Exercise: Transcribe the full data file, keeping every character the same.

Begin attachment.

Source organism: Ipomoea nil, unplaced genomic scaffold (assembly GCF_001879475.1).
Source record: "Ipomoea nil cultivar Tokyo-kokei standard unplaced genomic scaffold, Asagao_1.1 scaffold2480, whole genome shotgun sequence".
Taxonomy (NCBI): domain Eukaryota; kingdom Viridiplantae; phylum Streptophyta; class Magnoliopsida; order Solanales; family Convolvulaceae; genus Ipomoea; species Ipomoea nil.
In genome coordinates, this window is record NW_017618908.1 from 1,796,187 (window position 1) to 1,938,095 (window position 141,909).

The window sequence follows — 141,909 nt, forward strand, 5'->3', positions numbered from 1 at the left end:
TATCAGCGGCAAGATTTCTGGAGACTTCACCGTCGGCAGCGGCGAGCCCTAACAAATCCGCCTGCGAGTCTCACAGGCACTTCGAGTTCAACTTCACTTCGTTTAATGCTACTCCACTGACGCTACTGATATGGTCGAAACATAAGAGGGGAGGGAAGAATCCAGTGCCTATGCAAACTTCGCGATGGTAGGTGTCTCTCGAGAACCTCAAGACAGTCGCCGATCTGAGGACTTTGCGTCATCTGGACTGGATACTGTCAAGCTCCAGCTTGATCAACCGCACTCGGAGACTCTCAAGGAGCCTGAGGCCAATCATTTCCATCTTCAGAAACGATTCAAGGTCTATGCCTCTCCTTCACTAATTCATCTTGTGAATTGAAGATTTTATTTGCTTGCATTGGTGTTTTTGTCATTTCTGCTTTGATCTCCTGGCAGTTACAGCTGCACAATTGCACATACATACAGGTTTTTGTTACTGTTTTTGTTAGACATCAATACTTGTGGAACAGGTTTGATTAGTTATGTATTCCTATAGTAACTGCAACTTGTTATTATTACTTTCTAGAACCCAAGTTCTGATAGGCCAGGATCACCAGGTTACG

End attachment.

Source organism: Ipomoea nil, unplaced genomic scaffold (assembly GCF_001879475.1).
Source record: "Ipomoea nil cultivar Tokyo-kokei standard unplaced genomic scaffold, Asagao_1.1 scaffold2480, whole genome shotgun sequence".
Taxonomy (NCBI): domain Eukaryota; kingdom Viridiplantae; phylum Streptophyta; class Magnoliopsida; order Solanales; family Convolvulaceae; genus Ipomoea; species Ipomoea nil.
In genome coordinates, this window is record NW_017618908.1 from 1,796,187 (window position 1) to 1,938,095 (window position 141,909).

The window sequence follows — 141,909 nt, forward strand, 5'->3', positions numbered from 1 at the left end:
TATCAGCGGCAAGATTTCTGGAGACTTCACCGTCGGCAGCGGCGAGCCCTAACAAATCCGCCTGCGAGTCTCACAGGCACTTCGAGTTCAACTTCACTTCGTTTAATGCTACTCCACTGACGCTACTGATATGGTCGAAACATAAGAGGGGAGGGAAGAATCCAGTGCCTATGCAAACTTCGCGATGGTAGGTGTCTCTCGAGAACCTCAAGACAGTCGCCGATCTGAGGACTTTGCGTCATCTGGACTGGATACTGTCAAGCTCCAGCTTGATCAACCGCACTCGGAGACTCTCAAGGAGCCTGAGGCCAATCATTTCCATCTTCAGAAACGATTCAAGGTCTATGCCTCTCCTTCACTAATTCATCTTGTGAATTGAAGATTTTATTTGCTTGCATTGGTGTTTTTGTCATTTCTGCTTTGATCTCCTGGCAGTTACAGCTGCACAATTGCACATACATACAGGTTTTTGTTACTGTTTTTGTTAGACATCAATACTTGTGGAACAGGTTTGATTAGTTATGTATTCCTATAGTAACTGCAACTTGTTATTATTACTTTCTAGAACCCAAGTTCTGATAGGCCAGGATCACCAGGTTACG